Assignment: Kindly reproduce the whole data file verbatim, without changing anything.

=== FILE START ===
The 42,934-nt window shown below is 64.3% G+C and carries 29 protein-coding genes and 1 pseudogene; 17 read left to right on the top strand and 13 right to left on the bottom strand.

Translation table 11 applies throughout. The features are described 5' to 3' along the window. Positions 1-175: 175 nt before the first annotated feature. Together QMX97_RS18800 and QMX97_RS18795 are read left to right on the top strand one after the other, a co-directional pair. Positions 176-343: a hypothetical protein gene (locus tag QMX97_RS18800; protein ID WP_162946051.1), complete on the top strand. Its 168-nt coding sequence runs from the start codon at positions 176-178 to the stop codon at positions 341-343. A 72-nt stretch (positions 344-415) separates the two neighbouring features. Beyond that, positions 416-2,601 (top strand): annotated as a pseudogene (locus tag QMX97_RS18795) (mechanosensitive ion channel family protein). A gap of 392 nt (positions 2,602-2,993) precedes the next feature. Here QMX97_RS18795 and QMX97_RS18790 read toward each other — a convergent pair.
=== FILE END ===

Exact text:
The 42,934-nt window shown below is 64.3% G+C and carries 29 protein-coding genes and 1 pseudogene; 17 read left to right on the top strand and 13 right to left on the bottom strand.

Translation table 11 applies throughout. The features are described 5' to 3' along the window. Positions 1-175: 175 nt before the first annotated feature. Together QMX97_RS18800 and QMX97_RS18795 are read left to right on the top strand one after the other, a co-directional pair. Positions 176-343: a hypothetical protein gene (locus tag QMX97_RS18800; protein ID WP_162946051.1), complete on the top strand. Its 168-nt coding sequence runs from the start codon at positions 176-178 to the stop codon at positions 341-343. A 72-nt stretch (positions 344-415) separates the two neighbouring features. Beyond that, positions 416-2,601 (top strand): annotated as a pseudogene (locus tag QMX97_RS18795) (mechanosensitive ion channel family protein). A gap of 392 nt (positions 2,602-2,993) precedes the next feature. Here QMX97_RS18795 and QMX97_RS18790 read toward each other — a convergent pair.